CBD: We know it comes from cannabis, but how and why is it made?
Written by: Dr. Jonny Lisano, Ph.D.
In this article, we will discuss the basic physiology behind the making of cannabidiol (CBD) and some theorized reasons why plants of the cannabis family, like hemp and marijuana, might produce phytocannabinoids like CBD.
How does Cannabis Sativa L. Produce CBD?
When referring to products within the cannabis industry, particularly those containing cannabidiol (CBD), we typically classify them as being either hemp or marijuana-derived. Recent evidence suggests that there are distinct genetic differences between hemp and marijuana (Sawler 2015), but due to generations of select cultivation and crossbreeding there is not enough of a difference to classify them as different plants. Currently, both hemp and marijuana are classified as the same plant Cannabis Sativa L., because of this, the only clear distinction between hemp and marijuana is that based on legality.
Hemp, of course, is classified within the United States as having less than 0.3% delta-9-tetrahydrocannabinol (THC) and anything with more than 0.3% THC is classified as marijuana. The reason hemp and marijuana are so sought after is for their production of the compounds known as phytocannabinoids, or more commonly referred to as cannabinoids. Hemp is sought after for its high CBD content, while marijuana is most desired for its high production of THC. The endocannabinoid system, on which these compounds act, is actually so named because it was first discovered through receptors in the central nervous system interacting with THC.
Cannabidiol, also known more commonly as CBD, is one of more than 100 identified phytocannabinoids produced by the cannabis plant Cannabis Sativa L. (Russo 2011). The majority of the active components in cannabis products are produced in structures called trichomes in the plant (Russo 2011). In these trichomes, the first step in producing CBD is the creation of cannabigerolic-acid (CBGA) (Thomas 2016). The cannabinoid CBGA is a precursor to the formation of multiple cannabinoids, including CBD, THC, cannabichromene (CBC) and cannabigerol (CBG) (Thomas 2016). The formation of CBGA begins with building blocks of Coenzyme A and a fatty acid. The use of fatty acids in the production of cannabinoids is a primary reason why cannabinoids like CBD are fat-soluble. Following multiple intermediate steps, CBGA is eventually derived from olivetolic acid and geranyl pyrophosphate (Thomas 2016). Side note: the “ger” in cannabigerolic-acid comes from the “ger” in geranyl pyrophosphate.
As stated previously, CBGA can then be used for the eventual formation of CBD. First, CBGA is converted to the acidic form of CBD, cannabidiolic acid (CBDA). This process is performed by CBDA synthase (Taura 2007, Thomas 2016). However, the cannabinoid CBDA is not yet the CBD that we all know and love. For CBD to be produced the next step that must occur is the chemical decarboxylation of CBDA. For those of you not well versed in the terminology of chemistry, decarboxylation simply refers to the removal of CO2 from CBDA. Once this CO2 is removed, which is typically done through the use of heat, CBD has now been formed (Hartsel 2016). It would make sense then that CBD, does not naturally occur in abundantly high quantities of either marijuana or hemp, but rather is found as the precursor CBDA. This is why the cannabis industry has developed effective ways, like supercritical CO2 extraction, to efficiently extract and decarboxylate cannabinoids like CBD in highly concentrated quantities.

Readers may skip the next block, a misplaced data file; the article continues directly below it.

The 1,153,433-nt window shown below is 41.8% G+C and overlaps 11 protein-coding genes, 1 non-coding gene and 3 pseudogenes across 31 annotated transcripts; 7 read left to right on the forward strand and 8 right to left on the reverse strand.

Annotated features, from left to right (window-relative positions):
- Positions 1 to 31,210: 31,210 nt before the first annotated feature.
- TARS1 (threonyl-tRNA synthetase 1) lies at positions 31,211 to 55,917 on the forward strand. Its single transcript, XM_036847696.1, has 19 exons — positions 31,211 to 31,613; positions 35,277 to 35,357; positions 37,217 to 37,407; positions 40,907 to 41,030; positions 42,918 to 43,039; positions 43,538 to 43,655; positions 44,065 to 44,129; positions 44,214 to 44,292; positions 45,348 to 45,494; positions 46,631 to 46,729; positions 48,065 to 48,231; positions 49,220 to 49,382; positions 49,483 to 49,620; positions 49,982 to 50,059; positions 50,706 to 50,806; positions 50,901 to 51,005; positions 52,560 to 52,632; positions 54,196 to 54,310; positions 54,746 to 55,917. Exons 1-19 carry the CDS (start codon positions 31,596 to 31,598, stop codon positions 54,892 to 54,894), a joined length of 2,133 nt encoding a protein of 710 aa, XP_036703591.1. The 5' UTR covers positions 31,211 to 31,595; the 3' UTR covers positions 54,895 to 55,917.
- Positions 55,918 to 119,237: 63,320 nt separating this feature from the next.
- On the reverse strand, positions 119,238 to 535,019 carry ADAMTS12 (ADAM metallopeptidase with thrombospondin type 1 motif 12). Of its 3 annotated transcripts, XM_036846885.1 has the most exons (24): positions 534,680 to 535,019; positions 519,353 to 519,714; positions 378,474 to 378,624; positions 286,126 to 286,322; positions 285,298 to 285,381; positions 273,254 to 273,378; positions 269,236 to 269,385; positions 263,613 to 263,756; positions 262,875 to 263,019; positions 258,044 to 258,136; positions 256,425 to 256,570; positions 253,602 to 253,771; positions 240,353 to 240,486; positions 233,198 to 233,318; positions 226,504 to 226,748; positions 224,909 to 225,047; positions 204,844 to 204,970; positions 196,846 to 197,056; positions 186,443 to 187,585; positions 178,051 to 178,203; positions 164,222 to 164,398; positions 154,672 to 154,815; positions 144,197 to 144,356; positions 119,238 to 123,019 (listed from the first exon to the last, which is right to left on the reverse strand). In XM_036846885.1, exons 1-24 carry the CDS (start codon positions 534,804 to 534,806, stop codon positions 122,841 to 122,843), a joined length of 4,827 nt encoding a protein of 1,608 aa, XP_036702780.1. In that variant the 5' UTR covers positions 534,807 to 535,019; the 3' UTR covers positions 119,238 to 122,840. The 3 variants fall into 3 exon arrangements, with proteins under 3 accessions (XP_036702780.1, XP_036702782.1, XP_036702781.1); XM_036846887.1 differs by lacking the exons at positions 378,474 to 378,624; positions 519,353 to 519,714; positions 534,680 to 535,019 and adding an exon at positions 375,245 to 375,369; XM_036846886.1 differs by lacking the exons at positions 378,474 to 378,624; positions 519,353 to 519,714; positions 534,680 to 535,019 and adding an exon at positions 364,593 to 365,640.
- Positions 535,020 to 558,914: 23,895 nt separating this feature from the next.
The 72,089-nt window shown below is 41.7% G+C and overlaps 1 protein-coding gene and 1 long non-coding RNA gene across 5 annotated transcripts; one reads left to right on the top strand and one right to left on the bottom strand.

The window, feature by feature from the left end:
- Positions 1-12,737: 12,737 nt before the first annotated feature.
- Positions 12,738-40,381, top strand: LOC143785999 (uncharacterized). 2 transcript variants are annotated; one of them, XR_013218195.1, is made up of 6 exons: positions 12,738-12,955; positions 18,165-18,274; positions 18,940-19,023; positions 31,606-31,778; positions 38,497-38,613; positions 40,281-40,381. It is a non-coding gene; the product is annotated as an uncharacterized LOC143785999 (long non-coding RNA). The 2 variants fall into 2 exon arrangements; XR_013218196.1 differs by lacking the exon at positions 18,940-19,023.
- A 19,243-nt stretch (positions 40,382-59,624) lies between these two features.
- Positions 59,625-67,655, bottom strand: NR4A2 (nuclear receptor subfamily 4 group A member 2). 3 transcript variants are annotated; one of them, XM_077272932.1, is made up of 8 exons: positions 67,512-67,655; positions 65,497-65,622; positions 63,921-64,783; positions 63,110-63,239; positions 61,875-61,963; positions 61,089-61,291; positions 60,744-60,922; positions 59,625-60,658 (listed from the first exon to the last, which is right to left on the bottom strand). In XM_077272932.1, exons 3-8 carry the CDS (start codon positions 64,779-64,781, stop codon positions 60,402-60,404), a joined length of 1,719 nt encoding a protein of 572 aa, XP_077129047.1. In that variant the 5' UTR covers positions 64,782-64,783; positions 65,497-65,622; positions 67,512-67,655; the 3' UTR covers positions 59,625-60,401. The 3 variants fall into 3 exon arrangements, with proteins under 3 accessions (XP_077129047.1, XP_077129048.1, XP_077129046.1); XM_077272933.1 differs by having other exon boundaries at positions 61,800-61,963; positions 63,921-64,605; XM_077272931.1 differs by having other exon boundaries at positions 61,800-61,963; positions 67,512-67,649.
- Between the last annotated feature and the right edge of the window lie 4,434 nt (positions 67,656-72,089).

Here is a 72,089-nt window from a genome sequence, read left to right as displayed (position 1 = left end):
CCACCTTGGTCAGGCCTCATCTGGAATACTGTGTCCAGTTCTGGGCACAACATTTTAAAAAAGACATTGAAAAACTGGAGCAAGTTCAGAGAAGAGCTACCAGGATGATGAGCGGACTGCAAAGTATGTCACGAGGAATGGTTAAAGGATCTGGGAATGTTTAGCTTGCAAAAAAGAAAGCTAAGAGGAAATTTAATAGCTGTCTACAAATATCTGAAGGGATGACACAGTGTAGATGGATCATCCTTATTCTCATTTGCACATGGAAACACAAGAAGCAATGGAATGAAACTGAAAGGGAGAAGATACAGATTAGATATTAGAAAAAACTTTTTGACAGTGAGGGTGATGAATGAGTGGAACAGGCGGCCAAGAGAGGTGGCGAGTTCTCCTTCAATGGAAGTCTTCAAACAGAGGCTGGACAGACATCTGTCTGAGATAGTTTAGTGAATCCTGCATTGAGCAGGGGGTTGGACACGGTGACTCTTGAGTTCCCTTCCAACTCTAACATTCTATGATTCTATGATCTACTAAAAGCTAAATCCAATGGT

The CBD synthesis process within cannabis can be seen in the figure below in it’s entirety.
Why does Cannabis Sativa L. produce cannabinoids like CBD?
There are mixed schools of thought on why Cannabis Sativa L. produces cannabinoids. One thought is that the cannabis plant produces the active components as a natural defense mechanism against parasites pests and potential predators. However, many of the insects that would threaten the plant are devoid of an endocannabinoid system, and thus would be immune to any potential negative effects. Another school of thought is that Cannabis Sativa L. produces these cannabinoids to prevent mammalian herbivores and omnivores from eating it; however, while these mammals do possess an endocannabinoid system, cannabinoids in their raw, acidic form are not physiologically active. Thus, similarly to insects, these mammals would not feel any effects from these cannabinoids and would have no reason to be deterred from eating the plant. So why then does cannabis produce these cannabinoids?
If you were to say that cannabinoids are produced by the cannabis plant to appease us, the “human overlords”. Well, you might actually be right… among biologists studying the Cannabis Sativa L. plant itself, this is one of the more popular theories. The relationship between humans and cannabis has existed for thousands of years (Sawler 2015). This has spurred the formation of a symbiotic relationship between humans and the plant. Humans grow and cultivate cannabis for its therapeutic effects, ensuring the survival of the cannabis plant at the same time. Scientists believe that due to the longterm cultivation and selective breeding of the Cannabis Sativa L. plant, we have naturally encouraged the plant to produce more cannabinoids over time, through the increased gene expression of the enzymes necessary to create the cannabinoids like CBD, THC, and CBGA. Inadvertently because of these generations of selective breeding for high cannabinoid content scientists are still unsure as to why the cannabis plant produces cannabinoids.
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